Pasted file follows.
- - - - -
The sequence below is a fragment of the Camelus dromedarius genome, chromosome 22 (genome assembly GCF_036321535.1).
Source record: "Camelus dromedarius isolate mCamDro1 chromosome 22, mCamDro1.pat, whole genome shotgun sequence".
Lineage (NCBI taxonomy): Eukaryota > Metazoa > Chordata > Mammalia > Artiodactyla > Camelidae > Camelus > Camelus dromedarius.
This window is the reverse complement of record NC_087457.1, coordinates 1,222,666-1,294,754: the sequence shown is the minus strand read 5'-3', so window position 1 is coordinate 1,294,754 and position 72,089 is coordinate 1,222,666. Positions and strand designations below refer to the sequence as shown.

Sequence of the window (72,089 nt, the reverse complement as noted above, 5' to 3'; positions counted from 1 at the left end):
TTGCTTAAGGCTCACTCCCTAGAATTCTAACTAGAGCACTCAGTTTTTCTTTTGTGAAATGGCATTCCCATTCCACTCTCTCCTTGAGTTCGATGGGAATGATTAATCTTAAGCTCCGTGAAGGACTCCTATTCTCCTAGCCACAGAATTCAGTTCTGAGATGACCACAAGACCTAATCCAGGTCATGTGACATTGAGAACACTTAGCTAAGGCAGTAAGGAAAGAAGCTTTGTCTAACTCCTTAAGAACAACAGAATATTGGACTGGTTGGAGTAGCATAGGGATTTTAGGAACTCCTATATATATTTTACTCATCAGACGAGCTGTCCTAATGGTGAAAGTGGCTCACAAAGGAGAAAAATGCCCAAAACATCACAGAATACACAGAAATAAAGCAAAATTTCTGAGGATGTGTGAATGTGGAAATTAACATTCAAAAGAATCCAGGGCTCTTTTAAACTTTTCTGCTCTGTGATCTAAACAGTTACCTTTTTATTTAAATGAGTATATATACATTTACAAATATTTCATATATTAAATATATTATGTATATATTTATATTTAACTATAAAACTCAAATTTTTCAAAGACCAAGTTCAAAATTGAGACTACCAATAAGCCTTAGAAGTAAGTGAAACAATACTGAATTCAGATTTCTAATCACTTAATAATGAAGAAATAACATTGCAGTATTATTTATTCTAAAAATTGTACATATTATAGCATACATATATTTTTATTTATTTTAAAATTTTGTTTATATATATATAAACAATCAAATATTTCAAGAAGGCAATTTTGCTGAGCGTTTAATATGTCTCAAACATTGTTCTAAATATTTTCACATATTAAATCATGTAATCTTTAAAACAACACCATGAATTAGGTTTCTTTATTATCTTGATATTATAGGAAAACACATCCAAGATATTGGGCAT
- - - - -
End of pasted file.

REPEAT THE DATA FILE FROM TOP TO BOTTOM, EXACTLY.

The sequence below is a fragment of the Camelus dromedarius genome, chromosome 22 (genome assembly GCF_036321535.1).
Source record: "Camelus dromedarius isolate mCamDro1 chromosome 22, mCamDro1.pat, whole genome shotgun sequence".
Lineage (NCBI taxonomy): Eukaryota > Metazoa > Chordata > Mammalia > Artiodactyla > Camelidae > Camelus > Camelus dromedarius.
This window is the reverse complement of record NC_087457.1, coordinates 1,222,666-1,294,754: the sequence shown is the minus strand read 5'-3', so window position 1 is coordinate 1,294,754 and position 72,089 is coordinate 1,222,666. Positions and strand designations below refer to the sequence as shown.

Sequence of the window (72,089 nt, the reverse complement as noted above, 5' to 3'; positions counted from 1 at the left end):
TTGCTTAAGGCTCACTCCCTAGAATTCTAACTAGAGCACTCAGTTTTTCTTTTGTGAAATGGCATTCCCATTCCACTCTCTCCTTGAGTTCGATGGGAATGATTAATCTTAAGCTCCGTGAAGGACTCCTATTCTCCTAGCCACAGAATTCAGTTCTGAGATGACCACAAGACCTAATCCAGGTCATGTGACATTGAGAACACTTAGCTAAGGCAGTAAGGAAAGAAGCTTTGTCTAACTCCTTAAGAACAACAGAATATTGGACTGGTTGGAGTAGCATAGGGATTTTAGGAACTCCTATATATATTTTACTCATCAGACGAGCTGTCCTAATGGTGAAAGTGGCTCACAAAGGAGAAAAATGCCCAAAACATCACAGAATACACAGAAATAAAGCAAAATTTCTGAGGATGTGTGAATGTGGAAATTAACATTCAAAAGAATCCAGGGCTCTTTTAAACTTTTCTGCTCTGTGATCTAAACAGTTACCTTTTTATTTAAATGAGTATATATACATTTACAAATATTTCATATATTAAATATATTATGTATATATTTATATTTAACTATAAAACTCAAATTTTTCAAAGACCAAGTTCAAAATTGAGACTACCAATAAGCCTTAGAAGTAAGTGAAACAATACTGAATTCAGATTTCTAATCACTTAATAATGAAGAAATAACATTGCAGTATTATTTATTCTAAAAATTGTACATATTATAGCATACATATATTTTTATTTATTTTAAAATTTTGTTTATATATATATAAACAATCAAATATTTCAAGAAGGCAATTTTGCTGAGCGTTTAATATGTCTCAAACATTGTTCTAAATATTTTCACATATTAAATCATGTAATCTTTAAAACAACACCATGAATTAGGTTTCTTTATTATCTTGATATTATAGGAAAACACATCCAAGATATTGGGCAT